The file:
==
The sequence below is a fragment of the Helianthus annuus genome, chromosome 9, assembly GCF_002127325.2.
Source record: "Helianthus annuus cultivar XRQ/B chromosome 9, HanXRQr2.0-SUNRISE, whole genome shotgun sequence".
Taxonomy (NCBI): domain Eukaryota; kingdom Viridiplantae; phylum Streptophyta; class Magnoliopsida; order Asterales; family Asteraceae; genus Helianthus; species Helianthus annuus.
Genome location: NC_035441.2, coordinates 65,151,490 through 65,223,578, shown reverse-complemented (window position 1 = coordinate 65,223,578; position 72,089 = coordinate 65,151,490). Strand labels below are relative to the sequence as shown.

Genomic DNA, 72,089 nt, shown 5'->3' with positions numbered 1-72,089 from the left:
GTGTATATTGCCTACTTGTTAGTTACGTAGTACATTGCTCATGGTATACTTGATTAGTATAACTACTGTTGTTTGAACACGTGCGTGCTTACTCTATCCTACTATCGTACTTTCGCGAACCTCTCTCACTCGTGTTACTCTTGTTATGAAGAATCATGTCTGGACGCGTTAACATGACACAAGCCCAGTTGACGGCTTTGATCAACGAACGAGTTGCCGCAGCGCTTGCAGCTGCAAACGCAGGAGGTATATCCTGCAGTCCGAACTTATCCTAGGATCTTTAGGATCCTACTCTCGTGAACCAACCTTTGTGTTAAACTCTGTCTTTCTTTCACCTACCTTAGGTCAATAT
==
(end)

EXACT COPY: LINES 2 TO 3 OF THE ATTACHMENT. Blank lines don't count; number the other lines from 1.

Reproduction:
Source record: "Helianthus annuus cultivar XRQ/B chromosome 9, HanXRQr2.0-SUNRISE, whole genome shotgun sequence".
Taxonomy (NCBI): domain Eukaryota; kingdom Viridiplantae; phylum Streptophyta; class Magnoliopsida; order Asterales; family Asteraceae; genus Helianthus; species Helianthus annuus.